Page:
Setting, Storytelling, and Serendipity with Jan Bowman

Read Jan's "Mermaids"  Here .

Read Jan's "Mermaids" Here.

Jan Bowman’s work has appeared in The Broadkill Review, Third Wednesday, Minimus, Buffalo Spree, Folio, The Potomac Review, Musings, Potato Eyes and others. An upcoming publication is scheduled for Big Muddy. A recent story was nominated for a Pushcart Prize. Also a story was a 2011 finalist for the “So to Speak” fiction contest. An additional story was nominated for Best American Short Stories in 1997. In 2012 Jan hopes to find a suitable publisher for a story collection.

Her fiction, "Mermaids," was published in the 2012 edition of the Roanoke Review and won first place for best fiction piece. Stephanie Spector speaks with Jan below.

What’s your favorite part about your character, Emily, in Mermaids?

 Emily is involved in making sense of the dysfunctional world of adults unfolding around her and she's trying to find her place.  I like that she is brave and open to life. I think of this as a coming of age story.  For a long time too few of those stories were available with girls as main characters.  In fact, at some point I can imagine this story forming an opening chapter in a novella, because I can see Emily as an adult a few years later and imagine who she might have become.   

 You know, someone asked me at a workshop if this story were autobiographical and I was surprised, because this bears no resemblance to me, or my childhood. This story grew out of me seeing an old (pink) beach house tottering at the edge of the shore off the coast of North Carolina a few years ago.  I thought it was an abandoned house until I saw a young girl come out of the house and walk up the beach while a slightly older boy came out of the house and laughed and jeered as she walked away.  I made a note of it in my notebook and began to imagine their story.  I particularly liked the images of the family dynamics mirrored in the decay of the beach house, but I didn't set out intentionally to do this. It was serendipitous.  

 Why did you decide to set Mermaids on the coast of Delaware?

 Originally I did set the story in NC until I realized I needed to set the story in a place that had a large city, like Baltimore, near enough that the father would have only a few hours drive between the city where he worked and the beach house.  Also the beaches up the coast of MD, DE and NJ have some isolated and rocky terrain. In addition, I had this image of the father fleeing across the Bay Bridge and I wanted to honor the power of that image.  Incidentally, when I was a kid my aunts, uncles, cousins (about 20 of us plus assorted friends) would all gather at a large beach house for a couple of weeks every summer and our fathers often worked nearby in Charleston (SC) and drove over to Folly Island every afternoon. But the beach terrain in that area is not particularly rocky or isolated except for salt marshes so that wouldn't work for this story.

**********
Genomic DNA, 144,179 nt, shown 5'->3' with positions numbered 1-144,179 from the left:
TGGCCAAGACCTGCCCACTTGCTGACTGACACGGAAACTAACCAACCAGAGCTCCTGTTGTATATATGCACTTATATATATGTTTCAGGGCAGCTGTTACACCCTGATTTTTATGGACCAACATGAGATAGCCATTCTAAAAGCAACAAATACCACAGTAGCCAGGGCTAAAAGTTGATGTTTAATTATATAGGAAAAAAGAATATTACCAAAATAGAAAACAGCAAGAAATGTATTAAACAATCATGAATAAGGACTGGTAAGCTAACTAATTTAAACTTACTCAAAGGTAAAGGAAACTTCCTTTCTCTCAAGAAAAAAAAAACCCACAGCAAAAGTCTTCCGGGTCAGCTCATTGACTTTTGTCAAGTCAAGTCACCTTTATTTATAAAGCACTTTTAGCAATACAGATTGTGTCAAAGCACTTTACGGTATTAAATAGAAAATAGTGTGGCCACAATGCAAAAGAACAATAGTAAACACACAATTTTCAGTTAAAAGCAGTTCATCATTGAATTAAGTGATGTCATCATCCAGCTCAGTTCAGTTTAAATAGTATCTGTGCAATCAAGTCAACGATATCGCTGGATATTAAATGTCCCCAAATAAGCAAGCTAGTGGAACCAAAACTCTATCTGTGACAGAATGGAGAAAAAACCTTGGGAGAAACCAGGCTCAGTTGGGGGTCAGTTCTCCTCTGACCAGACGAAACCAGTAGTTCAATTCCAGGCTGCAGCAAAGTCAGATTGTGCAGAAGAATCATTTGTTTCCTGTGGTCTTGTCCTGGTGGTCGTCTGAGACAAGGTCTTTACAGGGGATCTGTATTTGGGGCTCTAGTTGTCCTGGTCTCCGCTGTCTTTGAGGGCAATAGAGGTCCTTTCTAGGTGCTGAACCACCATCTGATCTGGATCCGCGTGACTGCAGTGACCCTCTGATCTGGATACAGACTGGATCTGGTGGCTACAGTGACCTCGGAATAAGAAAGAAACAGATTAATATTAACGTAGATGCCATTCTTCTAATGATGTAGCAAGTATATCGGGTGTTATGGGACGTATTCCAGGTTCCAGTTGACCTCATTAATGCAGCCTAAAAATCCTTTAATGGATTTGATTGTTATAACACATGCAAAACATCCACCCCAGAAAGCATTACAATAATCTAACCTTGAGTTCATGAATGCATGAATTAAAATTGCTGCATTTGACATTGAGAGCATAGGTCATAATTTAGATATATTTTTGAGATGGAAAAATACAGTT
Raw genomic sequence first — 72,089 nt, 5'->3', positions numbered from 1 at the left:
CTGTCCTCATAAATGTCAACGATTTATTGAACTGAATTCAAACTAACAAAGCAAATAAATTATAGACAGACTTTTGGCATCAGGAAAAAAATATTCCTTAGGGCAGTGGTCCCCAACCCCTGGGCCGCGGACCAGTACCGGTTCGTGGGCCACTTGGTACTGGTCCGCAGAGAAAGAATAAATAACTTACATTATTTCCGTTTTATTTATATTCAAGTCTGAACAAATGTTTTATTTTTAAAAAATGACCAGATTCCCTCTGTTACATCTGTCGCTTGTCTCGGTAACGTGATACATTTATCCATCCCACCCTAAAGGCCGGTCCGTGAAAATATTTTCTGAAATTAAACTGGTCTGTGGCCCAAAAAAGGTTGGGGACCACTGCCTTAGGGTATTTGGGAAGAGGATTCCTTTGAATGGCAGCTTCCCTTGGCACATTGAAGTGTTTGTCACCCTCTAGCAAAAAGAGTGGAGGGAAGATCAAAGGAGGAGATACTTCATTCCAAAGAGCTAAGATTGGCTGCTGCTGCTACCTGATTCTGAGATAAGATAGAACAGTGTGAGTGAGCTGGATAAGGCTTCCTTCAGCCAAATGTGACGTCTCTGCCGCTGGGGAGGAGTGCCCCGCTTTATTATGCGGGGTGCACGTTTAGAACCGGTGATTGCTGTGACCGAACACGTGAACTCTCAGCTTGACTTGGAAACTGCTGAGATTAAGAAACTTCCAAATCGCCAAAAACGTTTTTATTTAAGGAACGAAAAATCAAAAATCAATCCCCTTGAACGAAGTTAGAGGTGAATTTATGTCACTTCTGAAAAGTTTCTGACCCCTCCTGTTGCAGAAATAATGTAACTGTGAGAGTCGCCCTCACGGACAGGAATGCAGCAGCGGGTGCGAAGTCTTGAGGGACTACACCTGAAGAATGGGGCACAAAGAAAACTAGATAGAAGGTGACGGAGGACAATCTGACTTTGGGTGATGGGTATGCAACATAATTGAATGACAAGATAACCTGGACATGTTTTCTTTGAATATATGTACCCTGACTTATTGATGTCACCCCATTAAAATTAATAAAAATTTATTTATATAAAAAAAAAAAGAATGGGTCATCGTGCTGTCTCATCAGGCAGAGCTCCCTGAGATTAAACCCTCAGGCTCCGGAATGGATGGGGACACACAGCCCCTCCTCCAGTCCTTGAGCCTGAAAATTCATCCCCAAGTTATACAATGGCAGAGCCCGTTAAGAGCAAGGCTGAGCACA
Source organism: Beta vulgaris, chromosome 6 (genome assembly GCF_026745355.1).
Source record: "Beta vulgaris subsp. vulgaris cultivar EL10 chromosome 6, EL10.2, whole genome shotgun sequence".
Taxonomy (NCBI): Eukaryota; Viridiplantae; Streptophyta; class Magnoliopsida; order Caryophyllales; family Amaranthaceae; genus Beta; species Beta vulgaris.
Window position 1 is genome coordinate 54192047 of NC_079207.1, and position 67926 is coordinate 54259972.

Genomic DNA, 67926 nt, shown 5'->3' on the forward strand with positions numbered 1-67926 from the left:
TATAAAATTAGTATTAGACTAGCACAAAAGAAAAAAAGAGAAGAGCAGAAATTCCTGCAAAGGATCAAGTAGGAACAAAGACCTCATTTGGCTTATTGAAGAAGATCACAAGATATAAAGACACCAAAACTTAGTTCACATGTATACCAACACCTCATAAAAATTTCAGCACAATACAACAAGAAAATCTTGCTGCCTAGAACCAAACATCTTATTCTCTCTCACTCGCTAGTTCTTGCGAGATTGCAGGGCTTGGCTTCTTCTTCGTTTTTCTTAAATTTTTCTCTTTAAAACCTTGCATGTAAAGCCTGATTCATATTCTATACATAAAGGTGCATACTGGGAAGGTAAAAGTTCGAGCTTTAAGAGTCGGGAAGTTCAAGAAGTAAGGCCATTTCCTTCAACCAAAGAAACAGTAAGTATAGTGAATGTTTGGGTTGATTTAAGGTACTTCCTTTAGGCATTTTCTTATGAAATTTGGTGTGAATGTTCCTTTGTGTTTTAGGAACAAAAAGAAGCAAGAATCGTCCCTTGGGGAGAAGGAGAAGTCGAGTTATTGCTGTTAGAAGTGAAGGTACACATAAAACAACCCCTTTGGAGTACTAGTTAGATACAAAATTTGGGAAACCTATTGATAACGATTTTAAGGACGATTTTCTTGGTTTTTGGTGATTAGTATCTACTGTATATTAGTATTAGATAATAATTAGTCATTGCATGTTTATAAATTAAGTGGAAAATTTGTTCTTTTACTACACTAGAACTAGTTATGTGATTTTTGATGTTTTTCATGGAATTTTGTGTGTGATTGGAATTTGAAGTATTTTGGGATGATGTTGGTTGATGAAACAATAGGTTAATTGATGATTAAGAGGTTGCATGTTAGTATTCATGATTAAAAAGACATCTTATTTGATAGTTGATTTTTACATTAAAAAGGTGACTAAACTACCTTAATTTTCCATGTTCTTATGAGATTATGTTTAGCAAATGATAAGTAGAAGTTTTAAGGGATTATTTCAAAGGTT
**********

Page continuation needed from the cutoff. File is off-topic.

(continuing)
Do you think there is a code of ethics in writing? 

I would hope that writers, just like good people in any line of work, have an inner compass that causes them to use their talents for good and ethical behaviors. John Gardner had some good things to say about that in his Art of Fiction. I can't speak for others, but I am a writer who believes, for example, that writers have an obligation to dig deep, find truth as they can tell it, and help people feel more connected, alive, compassionate, and relevant. I believe writers have an obligation to share their knowledge. Writers are privileged when they can help other writers grow in their writing skills.  I try to do that on my website and when I teach or attend workshops. I believe we have an obligation to help each other on this planet.

 I’m taken by the organization of your personal website. You currently have quite a few projects lined up. Is it always like this? Do you work on your projects simultaneously?

 Yes. I always work on multiple projects over the course of a year. I set up quarterly goals (which are broad and never really completed) and objectives (which are specific and measureable components under those goals). I try to focus on completing some each quarter.  For example, a broad goal: "to improve my writing" this quarter has as an objective: "to improve plot structure in a specific story ("The New Math") that I hope to complete as a first draft by the end of November.  Stories that I work on seem to sort themselves into topics and that has guided my list of current collections under development.  I can't seem to consciously decide to write a story for one of these topics.  Nothing happens when I try to do that.  It's only later after I've written a couple of new stories, that I see how my unconscious mind is moving me in a particular direction toward these projects.  I am respectful of the process.  But the process goes slower than it would if I were doing something as simple as baking a cake, planting a garden or planning a trip. Also other stories pop up that don't fit those categories so when I begin to have a cluster of those, I'll see a pattern unfolding for new projects.